The future of a favorite dog breed, the English bulldog, may be in jeopardy, a new genetic study suggests.
Too much inbreeding has left bulldogs without the diversity needed in their gene pool, putting the health of future pups at risk, researchers from the University of California, Davis, reported in the journal Canine Genetics and Epidemiology.
"The English Bulldog truly is a breed in trouble," they report. "Inbreeding ... has brought the breed to a crisis point."
The scientists came to their conclusion after completing the first broad-based assessment of the breed's genetic diversity using DNA. The study's lead author Niels Pedersen, distinguished professor emeritus at UC Davis School of Veterinary Medicine's Center for Companion Animal Health, told CBS News, "There are a whole litany of different problems associated with their structure and inbreeding. We were not surprised to find they did lack genetic diversity."
The researchers found that many large regions of the genome have been altered over centuries of breeding -- focused mostly on changing the dog's appearance. Many changes have occurred within the last couple of decades, Pedersen said, as the dogs have been bred for increasingly stocky builds and shorter snouts. He explained that the study showed very little wiggle room in the breed for making additional genetic changes that might do away with serious health issues.
"The furrows in their skin can get moisture in them and get infected," Pedersen explained.
Their skeletons have also been modified through selective breeding over time, to the point that many English bulldogs are now essentially "deformed," said the author. Many suffer from joint disease, including hip and elbow dysplasia, and ruptures in the spine.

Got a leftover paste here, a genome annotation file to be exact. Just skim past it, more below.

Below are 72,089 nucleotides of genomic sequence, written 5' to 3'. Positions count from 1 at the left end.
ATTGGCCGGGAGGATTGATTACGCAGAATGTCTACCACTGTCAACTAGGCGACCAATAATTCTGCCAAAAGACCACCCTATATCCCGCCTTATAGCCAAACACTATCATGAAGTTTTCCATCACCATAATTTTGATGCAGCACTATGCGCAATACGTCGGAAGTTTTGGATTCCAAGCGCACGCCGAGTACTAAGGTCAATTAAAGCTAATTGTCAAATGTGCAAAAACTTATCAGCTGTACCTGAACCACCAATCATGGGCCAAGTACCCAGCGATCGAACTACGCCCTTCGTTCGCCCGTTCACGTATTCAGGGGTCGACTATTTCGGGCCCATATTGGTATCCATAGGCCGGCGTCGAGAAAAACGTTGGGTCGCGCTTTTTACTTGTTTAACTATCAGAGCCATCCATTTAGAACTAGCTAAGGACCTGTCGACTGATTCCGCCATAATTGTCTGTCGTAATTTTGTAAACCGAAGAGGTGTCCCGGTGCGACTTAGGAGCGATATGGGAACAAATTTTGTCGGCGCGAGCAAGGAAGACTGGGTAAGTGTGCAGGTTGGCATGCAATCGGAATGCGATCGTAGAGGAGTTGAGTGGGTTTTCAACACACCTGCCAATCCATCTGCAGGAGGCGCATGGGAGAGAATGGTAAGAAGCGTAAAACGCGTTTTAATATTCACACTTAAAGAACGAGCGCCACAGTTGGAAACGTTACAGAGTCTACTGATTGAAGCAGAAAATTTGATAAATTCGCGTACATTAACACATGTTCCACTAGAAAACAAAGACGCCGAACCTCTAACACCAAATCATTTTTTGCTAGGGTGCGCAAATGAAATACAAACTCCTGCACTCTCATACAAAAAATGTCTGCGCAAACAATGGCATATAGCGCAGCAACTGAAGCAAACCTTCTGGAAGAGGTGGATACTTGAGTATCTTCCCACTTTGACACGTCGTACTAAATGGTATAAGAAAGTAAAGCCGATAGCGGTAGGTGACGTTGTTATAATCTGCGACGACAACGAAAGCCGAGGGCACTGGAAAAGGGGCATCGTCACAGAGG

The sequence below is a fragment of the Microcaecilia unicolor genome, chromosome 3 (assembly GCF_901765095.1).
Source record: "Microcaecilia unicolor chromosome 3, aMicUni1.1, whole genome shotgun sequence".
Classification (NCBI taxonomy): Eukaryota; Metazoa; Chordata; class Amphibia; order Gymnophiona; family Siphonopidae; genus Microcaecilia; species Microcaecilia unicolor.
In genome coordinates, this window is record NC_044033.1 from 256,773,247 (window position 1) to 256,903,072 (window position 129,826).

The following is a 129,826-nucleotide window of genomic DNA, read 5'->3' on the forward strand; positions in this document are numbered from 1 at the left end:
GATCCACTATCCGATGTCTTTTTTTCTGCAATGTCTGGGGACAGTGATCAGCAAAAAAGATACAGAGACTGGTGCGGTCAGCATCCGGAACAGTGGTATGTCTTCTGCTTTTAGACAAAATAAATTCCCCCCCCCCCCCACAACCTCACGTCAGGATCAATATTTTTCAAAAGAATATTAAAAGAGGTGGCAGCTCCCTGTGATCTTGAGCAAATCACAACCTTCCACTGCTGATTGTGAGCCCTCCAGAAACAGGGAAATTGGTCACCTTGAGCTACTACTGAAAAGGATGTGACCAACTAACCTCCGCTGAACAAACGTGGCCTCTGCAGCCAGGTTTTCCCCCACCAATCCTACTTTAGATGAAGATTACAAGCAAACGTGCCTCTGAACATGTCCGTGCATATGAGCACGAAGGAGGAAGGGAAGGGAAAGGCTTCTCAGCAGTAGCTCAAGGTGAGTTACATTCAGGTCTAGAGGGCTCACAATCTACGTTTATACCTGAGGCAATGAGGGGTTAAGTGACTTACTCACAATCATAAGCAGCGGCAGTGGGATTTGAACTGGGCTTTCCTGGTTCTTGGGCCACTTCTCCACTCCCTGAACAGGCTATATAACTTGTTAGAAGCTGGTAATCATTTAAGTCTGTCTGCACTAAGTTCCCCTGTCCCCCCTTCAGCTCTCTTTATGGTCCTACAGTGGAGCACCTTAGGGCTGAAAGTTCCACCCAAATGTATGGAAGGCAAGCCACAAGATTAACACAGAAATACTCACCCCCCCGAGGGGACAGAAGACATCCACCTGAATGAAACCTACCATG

"Changes in their skeletal structures and their breathing problems have made it difficult for them to breed normally and give birth normally," said Pedersen, explaining that many require C-sections. "You start to see the whole viability of the breed to collapse."
The list goes on: Bulldogs have problems with their immune systems and are more susceptible to immune conditions, including allergies; their tails, bred to look like a corkscrew, often get so infected they need to be amputated; and the dogs are prone to ear infections. Many have dental problems as well, due to the lower jaw pressing forward.
The lifespan of a purebred English bulldog, the fourth most popular dog, is not long.
"It's about six years overall. A bulldog puppy -- if it's having a lot of health problems by age one, that it will probably only live four-and-a-half to five years. If it remains healthy in the first year of life, it can live to be as long as eight years," Pedersen said.
By comparison, a mutt that weighs about 30 pounds can easily live 15 to 17 years, he said.
The researchers also note that bulldogs now have smaller litters and fewer of their puppies survive.
There's currently a debate between many English bulldog breeders on the one hand, and veterinarians and animal rights activists on the other who say it's time to breed the dogs with other types of dogs to expand the gene pool -- ultimately improving their health. And in fact, some attempts have already been made and have resulted in healthier dogs, said Pedersen. But some breeders feel strongly that it will "spoil" the English bulldog breed.
"Just because they're great apartment dogs -- affectionate, and some think they're cute and baby-like -- you can't just breed them because they're popular. That's no excuse for allowing them to be unhealthy, and that's where it is right now," Pedersen said.